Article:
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Flip that house style real estate investing

Written by: David Neese
2007-01-07 00:00:00

I love those TV rehabbing shows like Flip That House. On the show people buy a house needing to be seriously updated and repaired. Usually the kitchen is heavily upgraded with new cabinets, cutting edge appliances, new countertops and more. The bathrooms are completely redone with new tile, tubs, showers, sinks and more. The living rooms and other areas usually have walls taken out to open up the floor plan and usually carpet is replaced with some type of hardwood flooring.

It's realistic to do what they show in a high dollar housing market like California to make the huge profits they usually get on that show.  In a lower priced market rehabbers are looking to make $20-30,000 per house minimum. In California and on that show they are looking for $50,000-150,000 per house. That's because homes are so much more expensive in California where the show is produced.

In any market you are going to repaint and redo the floors. The areas to spend the most money to upgrade are the kitchen and the bathrooms. A great value add that sometimes adds tremendously to the value of the home is if you can add a 2nd bathroom to a home with only one bathroom. While this will probably cost in the $10,000 range to do, it could increase the value of the home by $20,000-40,000 and significantly add to your profit potential.

To do deals like this you need to go through several steps. First of all you have to get set up with a hard money lender as you cannot get a normal mortgage on a house in disrepair. You need to see what homes are listed for in your area and figure that when you fix it up you want it to be nicer and cheaper than all other equivalent homes on the market for that neighborhood. Working backwards from the price you could sell at to undercut the market, take out the repair costs and pad it by at least 50% for unforeseen costs(always there) and then subtract your expected profit and holding costs(interest), realtor fees(if you use), advertising and more. If you can still make at least $20k it should be worth doing.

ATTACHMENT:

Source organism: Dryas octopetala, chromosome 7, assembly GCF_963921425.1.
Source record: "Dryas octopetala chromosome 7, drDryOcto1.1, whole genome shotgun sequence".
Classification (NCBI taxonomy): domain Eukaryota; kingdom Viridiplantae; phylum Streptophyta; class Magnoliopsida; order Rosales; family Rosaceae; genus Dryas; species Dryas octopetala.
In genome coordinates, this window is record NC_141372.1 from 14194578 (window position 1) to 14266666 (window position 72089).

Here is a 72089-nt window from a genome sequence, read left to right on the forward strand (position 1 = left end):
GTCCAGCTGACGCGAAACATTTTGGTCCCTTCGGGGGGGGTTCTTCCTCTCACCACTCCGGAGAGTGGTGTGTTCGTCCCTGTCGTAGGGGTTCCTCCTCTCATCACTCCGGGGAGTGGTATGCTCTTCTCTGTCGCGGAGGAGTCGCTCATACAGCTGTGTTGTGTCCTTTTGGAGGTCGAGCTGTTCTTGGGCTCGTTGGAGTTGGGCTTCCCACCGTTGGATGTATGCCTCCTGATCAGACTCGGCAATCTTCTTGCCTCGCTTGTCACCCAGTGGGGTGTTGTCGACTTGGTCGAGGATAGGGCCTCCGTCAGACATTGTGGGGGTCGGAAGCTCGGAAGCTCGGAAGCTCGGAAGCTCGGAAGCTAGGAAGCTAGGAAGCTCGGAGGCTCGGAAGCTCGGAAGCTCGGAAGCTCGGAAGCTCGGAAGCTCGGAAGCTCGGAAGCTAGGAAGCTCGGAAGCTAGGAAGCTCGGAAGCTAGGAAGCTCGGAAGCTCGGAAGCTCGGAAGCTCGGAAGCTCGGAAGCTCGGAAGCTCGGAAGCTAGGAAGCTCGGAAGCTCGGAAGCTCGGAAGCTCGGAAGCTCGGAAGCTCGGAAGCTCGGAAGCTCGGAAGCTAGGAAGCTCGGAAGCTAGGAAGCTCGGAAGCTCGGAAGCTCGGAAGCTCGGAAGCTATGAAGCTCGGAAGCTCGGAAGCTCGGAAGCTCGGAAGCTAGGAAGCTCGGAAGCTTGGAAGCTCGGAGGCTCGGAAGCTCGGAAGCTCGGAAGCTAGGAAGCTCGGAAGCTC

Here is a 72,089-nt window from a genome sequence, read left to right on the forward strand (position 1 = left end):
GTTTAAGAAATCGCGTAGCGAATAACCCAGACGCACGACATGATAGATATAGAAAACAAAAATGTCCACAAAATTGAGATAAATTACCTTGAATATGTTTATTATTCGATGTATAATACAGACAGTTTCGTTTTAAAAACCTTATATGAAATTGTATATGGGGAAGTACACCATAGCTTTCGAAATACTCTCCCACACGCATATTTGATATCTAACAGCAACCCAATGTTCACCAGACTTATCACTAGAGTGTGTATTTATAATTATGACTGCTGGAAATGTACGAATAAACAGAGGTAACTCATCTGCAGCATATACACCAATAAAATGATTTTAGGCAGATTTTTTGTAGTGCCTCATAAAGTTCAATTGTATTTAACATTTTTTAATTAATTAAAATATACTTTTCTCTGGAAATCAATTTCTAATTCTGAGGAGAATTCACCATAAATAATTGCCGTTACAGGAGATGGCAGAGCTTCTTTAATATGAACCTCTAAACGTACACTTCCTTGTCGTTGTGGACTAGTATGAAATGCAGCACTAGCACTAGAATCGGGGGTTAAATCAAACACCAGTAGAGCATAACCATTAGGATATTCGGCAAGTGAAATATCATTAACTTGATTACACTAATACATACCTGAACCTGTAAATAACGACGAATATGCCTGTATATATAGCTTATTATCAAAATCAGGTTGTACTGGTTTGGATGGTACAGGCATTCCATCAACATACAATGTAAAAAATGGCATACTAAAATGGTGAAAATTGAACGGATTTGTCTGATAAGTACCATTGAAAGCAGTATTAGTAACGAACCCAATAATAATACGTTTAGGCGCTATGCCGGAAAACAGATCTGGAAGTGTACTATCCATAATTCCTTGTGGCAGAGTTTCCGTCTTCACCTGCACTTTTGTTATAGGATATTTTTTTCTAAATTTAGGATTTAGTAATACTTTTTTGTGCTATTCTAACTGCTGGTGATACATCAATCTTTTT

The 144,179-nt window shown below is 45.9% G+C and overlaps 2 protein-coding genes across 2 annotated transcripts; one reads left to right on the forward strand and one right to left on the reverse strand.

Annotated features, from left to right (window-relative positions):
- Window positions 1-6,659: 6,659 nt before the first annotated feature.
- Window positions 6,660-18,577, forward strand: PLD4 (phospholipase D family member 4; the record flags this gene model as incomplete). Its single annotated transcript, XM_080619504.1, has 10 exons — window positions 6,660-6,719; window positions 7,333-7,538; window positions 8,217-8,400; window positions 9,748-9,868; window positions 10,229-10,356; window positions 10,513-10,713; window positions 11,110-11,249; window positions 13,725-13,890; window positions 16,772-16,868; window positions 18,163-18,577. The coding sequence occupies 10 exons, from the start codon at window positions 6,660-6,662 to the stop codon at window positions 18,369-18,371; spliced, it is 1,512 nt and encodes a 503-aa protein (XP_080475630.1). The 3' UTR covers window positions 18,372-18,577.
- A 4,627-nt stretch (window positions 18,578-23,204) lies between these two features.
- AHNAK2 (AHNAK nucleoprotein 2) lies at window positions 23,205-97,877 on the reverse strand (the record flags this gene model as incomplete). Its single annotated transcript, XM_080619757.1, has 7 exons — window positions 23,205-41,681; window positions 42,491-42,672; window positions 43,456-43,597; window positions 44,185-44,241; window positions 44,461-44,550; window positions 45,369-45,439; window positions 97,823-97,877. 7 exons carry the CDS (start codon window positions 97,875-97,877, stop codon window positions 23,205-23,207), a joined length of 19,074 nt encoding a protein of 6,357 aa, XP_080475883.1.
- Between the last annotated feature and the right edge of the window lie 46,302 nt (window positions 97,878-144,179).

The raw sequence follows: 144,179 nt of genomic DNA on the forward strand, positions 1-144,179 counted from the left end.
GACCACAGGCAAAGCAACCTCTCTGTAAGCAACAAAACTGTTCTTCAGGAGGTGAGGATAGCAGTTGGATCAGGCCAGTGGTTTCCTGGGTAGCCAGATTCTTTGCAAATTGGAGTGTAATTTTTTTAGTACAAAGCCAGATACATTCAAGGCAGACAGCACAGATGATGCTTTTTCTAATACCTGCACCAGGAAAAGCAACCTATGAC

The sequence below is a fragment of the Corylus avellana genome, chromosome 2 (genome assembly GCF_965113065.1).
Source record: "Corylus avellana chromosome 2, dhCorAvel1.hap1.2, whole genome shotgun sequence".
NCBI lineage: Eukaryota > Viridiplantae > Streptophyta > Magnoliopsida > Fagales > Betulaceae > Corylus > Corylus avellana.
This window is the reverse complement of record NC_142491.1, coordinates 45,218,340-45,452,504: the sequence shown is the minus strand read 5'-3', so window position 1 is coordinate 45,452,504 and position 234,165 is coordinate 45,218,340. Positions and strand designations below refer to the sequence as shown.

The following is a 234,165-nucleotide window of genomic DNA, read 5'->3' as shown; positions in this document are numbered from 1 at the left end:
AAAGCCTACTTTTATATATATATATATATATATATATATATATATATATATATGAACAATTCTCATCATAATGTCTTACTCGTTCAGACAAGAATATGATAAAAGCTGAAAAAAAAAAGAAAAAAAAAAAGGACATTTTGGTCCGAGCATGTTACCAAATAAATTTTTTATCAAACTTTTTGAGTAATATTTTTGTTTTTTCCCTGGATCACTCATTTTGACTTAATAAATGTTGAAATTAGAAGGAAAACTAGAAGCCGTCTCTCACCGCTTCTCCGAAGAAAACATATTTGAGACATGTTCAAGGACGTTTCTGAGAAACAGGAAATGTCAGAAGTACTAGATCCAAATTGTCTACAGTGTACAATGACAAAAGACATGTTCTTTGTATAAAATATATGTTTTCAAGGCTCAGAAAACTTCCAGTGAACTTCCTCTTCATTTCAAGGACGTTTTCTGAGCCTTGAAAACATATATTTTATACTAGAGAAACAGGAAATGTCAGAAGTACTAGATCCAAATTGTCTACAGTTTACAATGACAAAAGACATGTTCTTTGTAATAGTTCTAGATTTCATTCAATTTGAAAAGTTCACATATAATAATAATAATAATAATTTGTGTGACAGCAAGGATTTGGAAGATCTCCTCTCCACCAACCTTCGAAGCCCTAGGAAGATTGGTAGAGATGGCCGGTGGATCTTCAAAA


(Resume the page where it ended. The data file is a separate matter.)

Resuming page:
Managing your contractors is a very important part of this whole process. Ask other investors who they know and trust to come in and do your work. Require the work to be done on time and put penalties in the contract for late completion. Don't pay for the work up front, but agree to pay them a part like 25% as each 25% of the work is completed.

One thing important to understand about these types of deals is that they aren't super quick money. Typically the work will take a couple of months and then it will usually take a month or two to find a buyer. Hard money lenders typically loan money for 6 months as this time frame usually is sufficient to sell the fixed up home.

Homes like these may be homes the sellers can't afford to fix up or simply don't want to fix. In real estate listings these may say things like handyman special. Foreclosure homes and bank real estate owned(REO) listings are generally good candidates. Mailing to out of state landlords can produce some homes that are good as rental homes typically need updating as they aren't set up to sell retail.

About the Author

David Neese is a real estate investing author who offers a free course for real estate investors delivered by email, audio and teleseminar which you can get for free at: http://www.FreeRealEstateInvestingCourses.comYou can find more information about David at

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